Much has been written about Paul Manafort’s conviction at his first trial, the potential decades long sentence, and his sudden plea and cooperation deal shortly before his second trial was scheduled to begin. This sequence of events alone is unusual as most defendants decide to cooperate in an effort to reduce their potential sentence well-prior to trial. Moreover, most federal prosecutors do not want to cooperate with a defendant who has contested charges, gone to trial and lost. Most unusual, and damaging to Manafort, is his apparent violation or beach of the cooperation agreement by his alleged lies to the government.
To briefly review, cooperation with the government means that an individual must meet with the Assistant U.S. Attorneys (AUSAs) and federal agents to be debriefed about their entire history of criminal activities, both in the charged case, as well as any prior criminal activity, and provide “substantial assistance” to the United States. Substantial assistance means completely truthful, useful, material information about the criminal activity being investigated and any corroborating evidence such as documents, emails, texts, recorded conversations and the like. The government – the AUSAs and the agents – alone decide whether the person has provided substantial assistance. If the government decides that the defendant provided substantial assistance, the AUSAs submit a motion to the sentencing court moving for a downward departure under section 5K1.1 of the U.S. Sentencing Guidelines.
If the government determines that the defendant either failed to provide substantial assistance, or that he breached the terms of the cooperation agreement by lying or committing other criminal offenses, then the government at its sole discretion has the right to withhold the motion for a downward departure. The government may also choose to bring additional charges for obstruction of justice or lying to federal officials.
If Manafort lied to the government and breached his plea and cooperation agreement, he has put himself in the absolute worst position for sentencing. His plea of guilty cannot be withdrawn, the judge will sentence him on the plea terms without the benefit of the downward departure for his cooperation, may refuse the normal time off for acceptance of responsibility, and can take into consideration the fact that Manafort lied to the government in a continuing effort to conceal and obfuscate his criminal conduct and that of others.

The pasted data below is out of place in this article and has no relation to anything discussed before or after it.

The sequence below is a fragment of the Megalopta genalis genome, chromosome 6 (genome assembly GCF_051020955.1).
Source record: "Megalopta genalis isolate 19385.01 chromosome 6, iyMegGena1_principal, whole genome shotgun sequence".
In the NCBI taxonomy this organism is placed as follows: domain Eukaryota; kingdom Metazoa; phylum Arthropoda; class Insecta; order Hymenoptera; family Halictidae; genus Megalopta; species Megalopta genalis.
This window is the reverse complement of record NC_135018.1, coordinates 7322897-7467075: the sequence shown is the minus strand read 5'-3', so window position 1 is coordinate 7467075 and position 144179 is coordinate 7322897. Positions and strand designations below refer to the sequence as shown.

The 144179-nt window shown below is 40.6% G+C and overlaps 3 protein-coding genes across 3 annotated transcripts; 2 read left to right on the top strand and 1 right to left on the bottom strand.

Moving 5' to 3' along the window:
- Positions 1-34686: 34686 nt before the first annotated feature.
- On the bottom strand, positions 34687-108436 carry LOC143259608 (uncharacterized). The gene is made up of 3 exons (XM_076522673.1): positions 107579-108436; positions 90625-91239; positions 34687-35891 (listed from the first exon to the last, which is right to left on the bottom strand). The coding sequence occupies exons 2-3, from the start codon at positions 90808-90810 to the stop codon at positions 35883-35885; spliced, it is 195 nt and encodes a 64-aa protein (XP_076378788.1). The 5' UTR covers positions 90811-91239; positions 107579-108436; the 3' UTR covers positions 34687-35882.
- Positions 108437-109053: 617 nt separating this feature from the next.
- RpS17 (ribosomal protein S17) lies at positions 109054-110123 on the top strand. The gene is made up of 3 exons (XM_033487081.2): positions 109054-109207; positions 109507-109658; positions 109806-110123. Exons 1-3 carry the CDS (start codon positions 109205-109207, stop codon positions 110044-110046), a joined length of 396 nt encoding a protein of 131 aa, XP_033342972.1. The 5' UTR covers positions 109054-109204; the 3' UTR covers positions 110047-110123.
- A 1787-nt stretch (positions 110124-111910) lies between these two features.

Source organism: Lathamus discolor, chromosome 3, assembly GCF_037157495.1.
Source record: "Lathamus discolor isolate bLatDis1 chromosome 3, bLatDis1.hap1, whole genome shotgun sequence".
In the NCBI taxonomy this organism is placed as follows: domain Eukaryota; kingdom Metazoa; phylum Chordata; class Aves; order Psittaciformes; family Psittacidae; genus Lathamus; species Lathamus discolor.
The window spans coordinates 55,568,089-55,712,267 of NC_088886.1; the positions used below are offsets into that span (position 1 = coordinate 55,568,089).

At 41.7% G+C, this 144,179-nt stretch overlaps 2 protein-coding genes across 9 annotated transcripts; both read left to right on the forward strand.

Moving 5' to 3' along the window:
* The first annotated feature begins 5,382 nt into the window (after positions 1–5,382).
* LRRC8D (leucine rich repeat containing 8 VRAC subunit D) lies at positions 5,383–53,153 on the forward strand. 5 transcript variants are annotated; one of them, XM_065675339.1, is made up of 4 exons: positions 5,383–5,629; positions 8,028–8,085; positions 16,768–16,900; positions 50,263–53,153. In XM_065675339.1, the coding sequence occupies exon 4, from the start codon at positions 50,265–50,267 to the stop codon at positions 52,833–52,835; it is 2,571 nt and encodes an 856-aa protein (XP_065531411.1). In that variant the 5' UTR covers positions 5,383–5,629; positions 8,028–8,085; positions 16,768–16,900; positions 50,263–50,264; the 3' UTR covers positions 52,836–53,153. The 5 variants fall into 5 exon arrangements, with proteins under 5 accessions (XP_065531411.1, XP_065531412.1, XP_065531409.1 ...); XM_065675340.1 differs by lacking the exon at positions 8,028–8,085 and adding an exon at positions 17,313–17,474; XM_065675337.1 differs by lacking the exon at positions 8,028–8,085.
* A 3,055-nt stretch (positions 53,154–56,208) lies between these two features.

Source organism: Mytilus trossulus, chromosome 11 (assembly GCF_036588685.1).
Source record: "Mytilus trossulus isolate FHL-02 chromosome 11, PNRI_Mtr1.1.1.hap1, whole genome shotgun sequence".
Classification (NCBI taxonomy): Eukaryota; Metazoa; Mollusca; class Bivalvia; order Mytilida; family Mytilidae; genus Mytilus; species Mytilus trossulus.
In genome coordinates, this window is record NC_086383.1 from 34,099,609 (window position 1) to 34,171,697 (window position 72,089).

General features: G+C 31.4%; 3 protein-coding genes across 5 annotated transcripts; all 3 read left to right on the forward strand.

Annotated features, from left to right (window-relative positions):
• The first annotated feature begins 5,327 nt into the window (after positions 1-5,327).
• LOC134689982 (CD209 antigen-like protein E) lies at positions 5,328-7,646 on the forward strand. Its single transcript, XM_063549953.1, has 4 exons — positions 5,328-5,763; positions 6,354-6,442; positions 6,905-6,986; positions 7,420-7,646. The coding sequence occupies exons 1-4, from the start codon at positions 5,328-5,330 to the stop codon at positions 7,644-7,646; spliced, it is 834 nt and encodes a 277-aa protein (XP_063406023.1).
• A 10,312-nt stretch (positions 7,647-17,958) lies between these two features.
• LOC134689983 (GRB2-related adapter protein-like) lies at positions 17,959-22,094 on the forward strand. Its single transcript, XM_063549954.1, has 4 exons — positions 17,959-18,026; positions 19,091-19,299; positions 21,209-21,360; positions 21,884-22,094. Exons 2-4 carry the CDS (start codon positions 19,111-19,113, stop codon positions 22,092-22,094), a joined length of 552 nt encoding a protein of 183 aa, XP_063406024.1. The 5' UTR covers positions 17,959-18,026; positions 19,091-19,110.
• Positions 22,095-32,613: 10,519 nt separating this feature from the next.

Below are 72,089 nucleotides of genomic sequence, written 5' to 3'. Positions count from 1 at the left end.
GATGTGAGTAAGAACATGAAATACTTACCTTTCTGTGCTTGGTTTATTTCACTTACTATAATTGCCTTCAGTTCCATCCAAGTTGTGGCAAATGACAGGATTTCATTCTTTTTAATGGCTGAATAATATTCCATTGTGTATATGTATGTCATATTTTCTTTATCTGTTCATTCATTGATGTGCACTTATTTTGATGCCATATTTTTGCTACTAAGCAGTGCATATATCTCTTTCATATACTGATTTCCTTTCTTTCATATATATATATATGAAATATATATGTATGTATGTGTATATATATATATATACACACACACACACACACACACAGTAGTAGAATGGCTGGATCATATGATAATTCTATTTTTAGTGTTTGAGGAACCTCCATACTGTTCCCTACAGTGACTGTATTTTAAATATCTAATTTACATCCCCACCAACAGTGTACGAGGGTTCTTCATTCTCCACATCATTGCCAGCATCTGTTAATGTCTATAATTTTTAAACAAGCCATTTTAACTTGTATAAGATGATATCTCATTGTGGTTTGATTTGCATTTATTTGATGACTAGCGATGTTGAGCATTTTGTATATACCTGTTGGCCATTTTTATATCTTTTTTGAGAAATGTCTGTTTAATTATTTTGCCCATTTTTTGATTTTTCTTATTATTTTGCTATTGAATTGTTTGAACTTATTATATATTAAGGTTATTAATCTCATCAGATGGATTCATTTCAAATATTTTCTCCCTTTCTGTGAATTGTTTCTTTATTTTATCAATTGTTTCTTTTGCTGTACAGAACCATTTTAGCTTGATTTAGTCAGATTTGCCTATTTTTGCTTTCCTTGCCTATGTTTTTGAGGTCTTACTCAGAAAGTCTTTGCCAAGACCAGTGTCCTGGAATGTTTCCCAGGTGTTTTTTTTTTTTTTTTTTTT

When a defendant makes a decision to cooperate, it is imperative that he follow through on all terms and conditions to receive the maximum benefit for that cooperation. Experienced white-collar defense counsel will have spent considerable time reviewing the client’s options, the potential risks versus benefits of cooperation, and preparing their client for the many proffers and meetings the client and attorney will have with the government.
In cases that have a number of cooperators, or have been investigated extensively,
A purported cooperator who attempts to:
- minimize his conduct or that of others,
- withhold information, or
- mislead investigators
faces greater chances of being caught because of all the information and evidence at the government’s disposal.
While successful cooperation often results in greatly reduced time in prison, or probation, failed cooperation often leads to much harsher sentencing.
In time, we will learn what the government claims Manafort did to breach his agreement and what his fate will be. Whatever the result, this is a case that defense counsel dreads as their client failed to abide by the terms of the agreement -- and put himself in a much worse position for sentencing. Defense counsel can only do so much to prepare and protect their client, it is ultimately up to the client to fulfill the terms of the negotiated agreement.
Robert Stahl, and his firm, Stahl Criminal Defense Lawyers aggressively defend individuals charged with complex federal and state crimes. Founder Robert G. Stahl is recognized as one of the top criminal defense attorneys in the NY/NJ area for his skills, knowledge and success. To contact the firm, call 908.301.9001 for the NJ office and 212.755.3300 for the NYC office, or email Mr. Stahl at firstname.lastname@example.org.